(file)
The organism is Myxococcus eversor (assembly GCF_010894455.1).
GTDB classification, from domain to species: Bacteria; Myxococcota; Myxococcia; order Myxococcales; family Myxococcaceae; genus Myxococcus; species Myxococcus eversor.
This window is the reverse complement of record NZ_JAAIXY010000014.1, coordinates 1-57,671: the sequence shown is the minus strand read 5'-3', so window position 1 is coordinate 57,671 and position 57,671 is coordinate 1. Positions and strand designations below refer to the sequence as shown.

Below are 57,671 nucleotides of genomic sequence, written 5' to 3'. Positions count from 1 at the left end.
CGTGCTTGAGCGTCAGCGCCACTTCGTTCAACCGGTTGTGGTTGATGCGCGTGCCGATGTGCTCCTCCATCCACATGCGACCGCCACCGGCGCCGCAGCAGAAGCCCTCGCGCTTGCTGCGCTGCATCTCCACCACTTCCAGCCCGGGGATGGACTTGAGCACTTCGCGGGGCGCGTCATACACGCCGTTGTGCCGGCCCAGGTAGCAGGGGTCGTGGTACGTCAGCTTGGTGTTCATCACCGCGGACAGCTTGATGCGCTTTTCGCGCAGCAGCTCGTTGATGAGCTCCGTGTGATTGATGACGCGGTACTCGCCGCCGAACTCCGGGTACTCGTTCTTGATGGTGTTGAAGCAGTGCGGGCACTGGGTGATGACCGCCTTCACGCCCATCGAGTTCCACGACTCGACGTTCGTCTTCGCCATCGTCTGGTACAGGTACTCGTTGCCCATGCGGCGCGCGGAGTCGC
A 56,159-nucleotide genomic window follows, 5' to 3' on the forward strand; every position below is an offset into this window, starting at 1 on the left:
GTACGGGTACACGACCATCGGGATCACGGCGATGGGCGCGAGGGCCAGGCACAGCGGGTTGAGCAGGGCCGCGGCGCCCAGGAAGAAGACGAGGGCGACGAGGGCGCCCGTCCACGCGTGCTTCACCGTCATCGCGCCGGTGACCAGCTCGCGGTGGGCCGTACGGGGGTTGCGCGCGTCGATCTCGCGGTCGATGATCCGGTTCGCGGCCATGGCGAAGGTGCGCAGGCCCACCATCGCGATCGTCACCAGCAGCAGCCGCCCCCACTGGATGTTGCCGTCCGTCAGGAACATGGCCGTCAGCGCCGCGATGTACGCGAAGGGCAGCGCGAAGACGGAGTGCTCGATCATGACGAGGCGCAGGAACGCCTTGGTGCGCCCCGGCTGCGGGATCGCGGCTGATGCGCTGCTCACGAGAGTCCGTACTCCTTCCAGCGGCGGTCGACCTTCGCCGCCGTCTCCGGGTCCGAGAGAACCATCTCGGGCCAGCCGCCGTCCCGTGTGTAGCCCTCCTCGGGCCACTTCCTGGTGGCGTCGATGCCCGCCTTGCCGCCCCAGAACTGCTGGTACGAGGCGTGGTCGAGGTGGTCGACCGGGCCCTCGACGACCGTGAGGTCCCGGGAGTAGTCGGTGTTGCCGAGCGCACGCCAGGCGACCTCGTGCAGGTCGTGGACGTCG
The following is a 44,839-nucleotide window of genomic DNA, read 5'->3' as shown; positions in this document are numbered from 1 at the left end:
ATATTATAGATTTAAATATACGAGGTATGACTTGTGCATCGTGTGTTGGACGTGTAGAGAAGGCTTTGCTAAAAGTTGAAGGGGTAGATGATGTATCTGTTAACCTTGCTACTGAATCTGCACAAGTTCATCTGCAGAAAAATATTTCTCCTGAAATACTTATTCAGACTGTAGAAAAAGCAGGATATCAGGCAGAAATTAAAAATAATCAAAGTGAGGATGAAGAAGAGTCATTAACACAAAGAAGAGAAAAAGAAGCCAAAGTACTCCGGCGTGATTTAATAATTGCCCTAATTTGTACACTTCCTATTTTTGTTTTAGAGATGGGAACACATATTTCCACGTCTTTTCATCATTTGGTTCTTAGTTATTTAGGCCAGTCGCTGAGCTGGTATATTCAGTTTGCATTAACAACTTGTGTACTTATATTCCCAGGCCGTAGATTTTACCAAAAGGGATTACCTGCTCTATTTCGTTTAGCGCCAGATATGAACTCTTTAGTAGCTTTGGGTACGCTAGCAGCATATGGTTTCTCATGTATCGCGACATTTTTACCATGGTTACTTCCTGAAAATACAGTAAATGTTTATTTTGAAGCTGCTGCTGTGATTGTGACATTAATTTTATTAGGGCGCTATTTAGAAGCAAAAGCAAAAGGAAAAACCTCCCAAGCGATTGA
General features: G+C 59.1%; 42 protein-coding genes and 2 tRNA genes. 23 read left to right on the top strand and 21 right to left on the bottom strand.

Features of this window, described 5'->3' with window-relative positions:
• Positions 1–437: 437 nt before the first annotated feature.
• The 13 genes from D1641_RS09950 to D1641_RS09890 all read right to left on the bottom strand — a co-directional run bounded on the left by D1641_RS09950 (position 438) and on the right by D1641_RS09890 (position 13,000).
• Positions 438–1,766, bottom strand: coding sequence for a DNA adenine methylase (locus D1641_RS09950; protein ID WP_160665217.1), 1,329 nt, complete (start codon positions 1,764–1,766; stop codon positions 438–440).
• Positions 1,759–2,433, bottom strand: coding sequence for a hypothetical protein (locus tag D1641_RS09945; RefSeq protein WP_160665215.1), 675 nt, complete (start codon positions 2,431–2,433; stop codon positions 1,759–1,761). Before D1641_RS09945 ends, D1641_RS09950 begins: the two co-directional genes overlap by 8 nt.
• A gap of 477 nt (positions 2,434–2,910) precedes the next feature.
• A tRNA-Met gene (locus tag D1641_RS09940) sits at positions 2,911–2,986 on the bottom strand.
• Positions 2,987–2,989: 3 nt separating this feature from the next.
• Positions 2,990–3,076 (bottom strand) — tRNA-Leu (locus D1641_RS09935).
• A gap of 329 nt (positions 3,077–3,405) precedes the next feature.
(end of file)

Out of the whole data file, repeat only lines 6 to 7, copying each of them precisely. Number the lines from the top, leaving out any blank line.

A 56,159-nucleotide genomic window follows, 5' to 3' on the forward strand; every position below is an offset into this window, starting at 1 on the left:
GTACGGGTACACGACCATCGGGATCACGGCGATGGGCGCGAGGGCCAGGCACAGCGGGTTGAGCAGGGCCGCGGCGCCCAGGAAGAAGACGAGGGCGACGAGGGCGCCCGTCCACGCGTGCTTCACCGTCATCGCGCCGGTGACCAGCTCGCGGTGGGCCGTACGGGGGTTGCGCGCGTCGATCTCGCGGTCGATGATCCGGTTCGCGGCCATGGCGAAGGTGCGCAGGCCCACCATCGCGATCGTCACCAGCAGCAGCCGCCCCCACTGGATGTTGCCGTCCGTCAGGAACATGGCCGTCAGCGCCGCGATGTACGCGAAGGGCAGCGCGAAGACGGAGTGCTCGATCATGACGAGGCGCAGGAACGCCTTGGTGCGCCCCGGCTGCGGGATCGCGGCTGATGCGCTGCTCACGAGAGTCCGTACTCCTTCCAGCGGCGGTCGACCTTCGCCGCCGTCTCCGGGTCCGAGAGAACCATCTCGGGCCAGCCGCCGTCCCGTGTGTAGCCCTCCTCGGGCCACTTCCTGGTGGCGTCGATGCCCGCCTTGCCGCCCCAGAACTGCTGGTACGAGGCGTGGTCGAGGTGGTCGACCGGGCCCTCGACGACCGTGAGGTCCCGGGAGTAGTCGGTGTTGCCGAGCGCACGCCAGGCGACCTCGTGCAGGTCGTGGACGTCG